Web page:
Known as Lahmacun in Turkey, these are wonderful lunch-time fillers. The ‘pizza’ usually consists of a round, thin piece of Turkish flatbread topped with minced meat (most commonly beef and lamb). Lahmacuns are served sprinkled with lemon juice and wrapped around vegetables, including pickles, tomatoes, peppers, onions, lettuce, and parsley. The best lahmacun’s are those sold by street vendors, we recommend trying some on Divanyolu Street, near Sultanahmet Square.
This historic monument was once a former Orthodoxpatriarchal basilica, later a mosque, and now stands as a museum. Famous in particular for its massive dome, it is considered the epitome of Byzantine architecture and is said to have “changed the history of architecture”. The original church contained a large collection of holy relics and featured, among other things, a 49-foot (15 m) silver iconostasis. In 1453 when Constantinople was conquered by the Ottoman Turks the building was converted into a mosque. Islamic features such as the mihrab, minbar, and four minarets were added during this time. It is worth hiring a guide at the door in order to understand the full significance of the building.
Baklavas at Taksim:
The busiest nightspot in the city, this street is where you can buy the crunchiest baklava’s in Turkey. This traditional sweet is a rich, sweet pastry made of layers of filo pastry filled with chopped nuts and sweetened with syrup or honey. We recommend trying some of the modern varieties like Belgian chocolate and walnut, Figs and Snickers or Coffee & Kahlua. You will find many shops selling baklava on Taksim street but the best will still be the homemade varieities sold on street carts here.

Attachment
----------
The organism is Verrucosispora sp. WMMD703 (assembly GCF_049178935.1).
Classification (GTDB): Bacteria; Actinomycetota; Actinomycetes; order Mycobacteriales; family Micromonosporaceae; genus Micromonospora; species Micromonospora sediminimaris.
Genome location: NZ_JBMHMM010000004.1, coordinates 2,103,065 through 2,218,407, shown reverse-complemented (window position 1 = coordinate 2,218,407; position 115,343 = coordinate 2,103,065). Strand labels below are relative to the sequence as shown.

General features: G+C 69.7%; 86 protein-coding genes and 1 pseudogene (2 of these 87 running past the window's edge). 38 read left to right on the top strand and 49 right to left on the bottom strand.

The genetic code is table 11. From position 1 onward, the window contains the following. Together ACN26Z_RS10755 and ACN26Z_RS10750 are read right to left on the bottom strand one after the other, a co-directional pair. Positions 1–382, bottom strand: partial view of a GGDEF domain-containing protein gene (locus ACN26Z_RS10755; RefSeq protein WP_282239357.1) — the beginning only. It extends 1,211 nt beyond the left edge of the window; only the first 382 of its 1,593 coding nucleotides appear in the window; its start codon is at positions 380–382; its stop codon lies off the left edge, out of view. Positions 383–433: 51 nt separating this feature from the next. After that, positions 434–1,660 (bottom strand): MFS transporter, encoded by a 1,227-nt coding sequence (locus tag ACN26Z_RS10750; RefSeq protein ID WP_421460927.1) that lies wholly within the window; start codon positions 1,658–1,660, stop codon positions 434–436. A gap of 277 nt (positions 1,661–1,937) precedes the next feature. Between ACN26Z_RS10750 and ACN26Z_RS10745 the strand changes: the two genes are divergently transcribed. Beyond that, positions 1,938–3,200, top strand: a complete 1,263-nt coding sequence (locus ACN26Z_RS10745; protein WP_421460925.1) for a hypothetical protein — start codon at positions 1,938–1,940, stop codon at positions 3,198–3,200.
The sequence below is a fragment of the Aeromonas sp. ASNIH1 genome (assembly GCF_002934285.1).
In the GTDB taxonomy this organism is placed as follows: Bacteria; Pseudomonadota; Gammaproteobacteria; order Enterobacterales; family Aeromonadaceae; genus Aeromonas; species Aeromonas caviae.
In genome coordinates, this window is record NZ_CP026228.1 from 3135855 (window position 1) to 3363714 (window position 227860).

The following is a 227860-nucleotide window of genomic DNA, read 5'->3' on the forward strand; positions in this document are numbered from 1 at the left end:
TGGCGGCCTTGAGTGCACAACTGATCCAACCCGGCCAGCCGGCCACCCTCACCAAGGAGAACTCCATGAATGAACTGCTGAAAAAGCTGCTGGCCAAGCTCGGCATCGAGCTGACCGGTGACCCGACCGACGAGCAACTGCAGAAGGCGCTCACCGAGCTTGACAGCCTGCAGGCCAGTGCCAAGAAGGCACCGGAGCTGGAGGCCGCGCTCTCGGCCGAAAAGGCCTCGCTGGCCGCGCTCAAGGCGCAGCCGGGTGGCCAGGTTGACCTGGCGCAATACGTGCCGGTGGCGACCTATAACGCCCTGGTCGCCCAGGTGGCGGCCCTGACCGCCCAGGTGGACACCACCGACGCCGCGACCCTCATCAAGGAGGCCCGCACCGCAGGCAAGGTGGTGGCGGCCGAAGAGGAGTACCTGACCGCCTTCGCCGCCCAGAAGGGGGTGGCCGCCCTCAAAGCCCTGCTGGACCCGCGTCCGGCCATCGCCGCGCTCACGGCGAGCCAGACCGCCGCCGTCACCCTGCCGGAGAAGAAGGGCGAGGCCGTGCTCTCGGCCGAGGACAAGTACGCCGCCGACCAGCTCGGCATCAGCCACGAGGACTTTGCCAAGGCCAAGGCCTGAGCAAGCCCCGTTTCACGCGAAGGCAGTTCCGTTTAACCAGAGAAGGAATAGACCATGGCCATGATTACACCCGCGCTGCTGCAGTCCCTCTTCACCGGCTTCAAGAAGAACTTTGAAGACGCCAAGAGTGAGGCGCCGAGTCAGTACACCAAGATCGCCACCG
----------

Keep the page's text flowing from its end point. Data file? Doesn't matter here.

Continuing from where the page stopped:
Jazz & Kebabs:
An odd combination but one that truly shows the contemporary nature of Istanbul. Close to Taksim steet you will find the famed Nardis Jazz Club. Here there are many performances by muscians throughout the week. Be sure to buy your tickets beforehand. Afterwards indulge in a juicy doner kebab from one of the many street carts on Taksim square. Ask for extra pickles if you like spicy food.